In telecommunications, a long-distance call (U.S.) or trunk call is a telephone call made to a location outside a defined local calling area. Long-distance calls are typically charged a higher billing rate than local calls. The term is not necessarily synonymous with placing calls to another telephone area code.
The dialling plan for mobile networks and new landline operators is closed; all subscriber numbers must be dialled in full. For landline numbers starting with 02, the dialling plan used to be open; the trunk digit and area code could be omitted if the caller was in the same area code as the callee. However, starting May 3, 2008, all landline numbers must be dialled in full.
The Brazilian telephone numbering plan uses a two-digit area code plus eight-digit local phone numbers for landlines and nine digits for mobile lines. Public utility services use short phone numbers, always starting with 1.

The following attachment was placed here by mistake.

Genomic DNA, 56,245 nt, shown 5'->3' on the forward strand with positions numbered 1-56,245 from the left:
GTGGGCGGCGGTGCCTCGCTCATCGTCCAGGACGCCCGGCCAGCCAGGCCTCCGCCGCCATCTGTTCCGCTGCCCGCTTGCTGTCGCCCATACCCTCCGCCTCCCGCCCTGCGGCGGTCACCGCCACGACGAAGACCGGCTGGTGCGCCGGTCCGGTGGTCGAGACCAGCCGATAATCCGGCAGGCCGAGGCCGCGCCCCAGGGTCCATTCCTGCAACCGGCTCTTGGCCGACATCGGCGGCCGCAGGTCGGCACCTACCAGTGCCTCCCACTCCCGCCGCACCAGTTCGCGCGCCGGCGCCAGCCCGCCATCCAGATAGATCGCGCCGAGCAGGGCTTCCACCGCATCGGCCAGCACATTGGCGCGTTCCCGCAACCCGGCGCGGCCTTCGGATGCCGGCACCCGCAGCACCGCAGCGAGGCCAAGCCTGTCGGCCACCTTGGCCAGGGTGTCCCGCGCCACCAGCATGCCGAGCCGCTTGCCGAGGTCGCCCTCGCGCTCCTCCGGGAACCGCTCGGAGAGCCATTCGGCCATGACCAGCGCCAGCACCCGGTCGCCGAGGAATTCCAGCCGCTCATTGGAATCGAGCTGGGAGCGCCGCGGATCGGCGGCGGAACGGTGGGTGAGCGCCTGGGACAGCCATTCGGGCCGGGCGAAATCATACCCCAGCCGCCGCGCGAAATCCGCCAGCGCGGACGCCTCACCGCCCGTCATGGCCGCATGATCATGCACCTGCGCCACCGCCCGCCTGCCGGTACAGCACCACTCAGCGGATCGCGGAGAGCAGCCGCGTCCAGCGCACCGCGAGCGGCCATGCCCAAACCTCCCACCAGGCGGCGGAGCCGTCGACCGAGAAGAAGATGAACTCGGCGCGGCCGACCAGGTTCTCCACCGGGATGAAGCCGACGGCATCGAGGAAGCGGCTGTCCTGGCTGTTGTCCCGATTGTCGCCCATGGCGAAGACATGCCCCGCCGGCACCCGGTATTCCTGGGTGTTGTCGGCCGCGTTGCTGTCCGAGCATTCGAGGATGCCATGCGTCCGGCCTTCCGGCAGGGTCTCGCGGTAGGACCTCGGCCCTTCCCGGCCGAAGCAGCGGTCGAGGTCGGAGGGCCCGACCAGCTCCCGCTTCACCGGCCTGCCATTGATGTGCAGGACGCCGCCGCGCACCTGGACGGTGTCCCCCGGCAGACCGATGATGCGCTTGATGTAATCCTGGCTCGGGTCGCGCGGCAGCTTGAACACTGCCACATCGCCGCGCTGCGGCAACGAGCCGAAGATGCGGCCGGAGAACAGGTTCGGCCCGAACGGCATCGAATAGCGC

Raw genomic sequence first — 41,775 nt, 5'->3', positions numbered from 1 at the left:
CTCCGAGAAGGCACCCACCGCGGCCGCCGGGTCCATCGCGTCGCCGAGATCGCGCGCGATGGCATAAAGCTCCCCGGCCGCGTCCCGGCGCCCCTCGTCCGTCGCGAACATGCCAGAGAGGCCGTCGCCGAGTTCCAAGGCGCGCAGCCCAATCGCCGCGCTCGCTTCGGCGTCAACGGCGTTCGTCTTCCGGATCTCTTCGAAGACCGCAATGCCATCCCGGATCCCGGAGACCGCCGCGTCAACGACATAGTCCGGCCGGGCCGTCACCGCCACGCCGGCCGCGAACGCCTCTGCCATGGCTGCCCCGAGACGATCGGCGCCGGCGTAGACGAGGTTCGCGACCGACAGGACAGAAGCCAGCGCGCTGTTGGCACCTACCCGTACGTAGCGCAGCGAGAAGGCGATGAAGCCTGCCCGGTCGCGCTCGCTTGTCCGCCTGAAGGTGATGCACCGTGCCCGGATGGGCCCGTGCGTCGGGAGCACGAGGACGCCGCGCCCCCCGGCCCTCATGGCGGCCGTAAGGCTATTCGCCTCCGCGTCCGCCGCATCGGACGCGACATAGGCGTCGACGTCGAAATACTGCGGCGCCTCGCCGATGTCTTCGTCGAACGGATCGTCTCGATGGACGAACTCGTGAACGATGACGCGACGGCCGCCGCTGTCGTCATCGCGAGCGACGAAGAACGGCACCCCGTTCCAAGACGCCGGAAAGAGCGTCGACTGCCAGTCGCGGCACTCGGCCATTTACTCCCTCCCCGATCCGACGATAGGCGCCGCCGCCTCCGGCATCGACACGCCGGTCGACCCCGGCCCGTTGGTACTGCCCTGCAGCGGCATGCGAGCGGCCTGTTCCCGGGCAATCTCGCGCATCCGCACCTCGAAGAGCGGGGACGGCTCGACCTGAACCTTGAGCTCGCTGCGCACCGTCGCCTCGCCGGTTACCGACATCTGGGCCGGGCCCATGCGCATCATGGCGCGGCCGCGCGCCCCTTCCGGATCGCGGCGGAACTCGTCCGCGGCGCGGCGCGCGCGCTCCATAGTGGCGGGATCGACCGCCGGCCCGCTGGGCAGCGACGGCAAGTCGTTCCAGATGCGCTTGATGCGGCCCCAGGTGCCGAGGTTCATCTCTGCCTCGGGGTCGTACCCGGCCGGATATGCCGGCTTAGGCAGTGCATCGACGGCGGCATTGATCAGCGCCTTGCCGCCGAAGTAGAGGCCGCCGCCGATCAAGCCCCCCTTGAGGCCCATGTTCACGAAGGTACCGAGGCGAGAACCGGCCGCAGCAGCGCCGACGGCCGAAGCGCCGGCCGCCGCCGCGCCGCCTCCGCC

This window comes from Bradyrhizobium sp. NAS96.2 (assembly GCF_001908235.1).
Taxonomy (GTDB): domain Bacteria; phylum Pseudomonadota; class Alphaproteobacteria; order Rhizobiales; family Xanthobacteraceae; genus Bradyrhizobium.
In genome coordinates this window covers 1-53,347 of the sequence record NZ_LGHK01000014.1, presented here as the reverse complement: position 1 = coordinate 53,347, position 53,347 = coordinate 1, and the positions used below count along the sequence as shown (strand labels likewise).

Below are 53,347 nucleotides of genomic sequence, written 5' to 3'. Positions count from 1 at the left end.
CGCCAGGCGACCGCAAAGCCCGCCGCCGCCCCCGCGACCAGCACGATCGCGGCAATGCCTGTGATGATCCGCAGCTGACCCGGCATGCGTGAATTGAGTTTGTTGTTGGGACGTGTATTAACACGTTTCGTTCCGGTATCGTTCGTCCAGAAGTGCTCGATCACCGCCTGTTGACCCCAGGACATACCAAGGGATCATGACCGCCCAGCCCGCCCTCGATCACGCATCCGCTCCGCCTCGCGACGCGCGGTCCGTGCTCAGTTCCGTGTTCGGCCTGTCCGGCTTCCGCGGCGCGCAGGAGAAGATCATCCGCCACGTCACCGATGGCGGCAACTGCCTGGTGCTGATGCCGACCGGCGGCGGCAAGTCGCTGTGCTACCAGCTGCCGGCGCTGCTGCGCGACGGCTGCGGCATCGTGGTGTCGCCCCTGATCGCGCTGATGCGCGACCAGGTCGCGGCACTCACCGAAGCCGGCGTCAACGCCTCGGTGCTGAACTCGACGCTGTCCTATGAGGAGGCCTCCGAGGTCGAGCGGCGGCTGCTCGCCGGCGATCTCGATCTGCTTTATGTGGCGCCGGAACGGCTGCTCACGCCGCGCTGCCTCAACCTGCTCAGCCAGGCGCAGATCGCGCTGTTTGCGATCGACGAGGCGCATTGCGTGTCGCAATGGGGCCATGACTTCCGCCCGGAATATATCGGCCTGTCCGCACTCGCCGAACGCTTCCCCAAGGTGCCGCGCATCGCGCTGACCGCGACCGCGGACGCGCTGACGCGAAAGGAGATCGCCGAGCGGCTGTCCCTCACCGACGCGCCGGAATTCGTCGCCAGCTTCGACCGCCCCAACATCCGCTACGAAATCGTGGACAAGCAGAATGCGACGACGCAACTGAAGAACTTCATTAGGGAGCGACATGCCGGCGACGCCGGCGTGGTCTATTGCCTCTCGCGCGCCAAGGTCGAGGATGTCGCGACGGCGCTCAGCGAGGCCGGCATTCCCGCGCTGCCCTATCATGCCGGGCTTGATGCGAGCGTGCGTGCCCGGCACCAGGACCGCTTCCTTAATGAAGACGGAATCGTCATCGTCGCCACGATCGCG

Phone sex is a conversation between two or more people by means of the telephone which is sexually explicit and is intended to provoke sexual arousal in one or more participants. As a practice between individuals temporarily separated, it is as old as dial telephones, on which no operator could eavesdrop. In the later 20th century businesses emerged offering, for a fee, sexual conversations with a phone sex worker.
Foreign exchange service (FX) is an access service in a telecommunications network in which a telephone in a given exchange area is connected, via a private line, as opposed to a switched line, to a telephone exchange or central office in another exchange area, called the foreign exchange, rather than the local exchange area where the subscriber station equipment is located.
ILD Teleservices, is a clearing house for LEC billing and alternative payment options, such as e-checks, ACH and micro payments. ILD performs payment processing services for communications companies, digital content providers, and other online vendors in North America. Founded in 1996, the company is headquartered in Ponte Vedra, Florida. In recent years, the company has been the subject of many consumer complaints as well as legal action brought by at least two states and the Federal Trade Commission. In 2003, ILD settled with the Federal Trade Commission.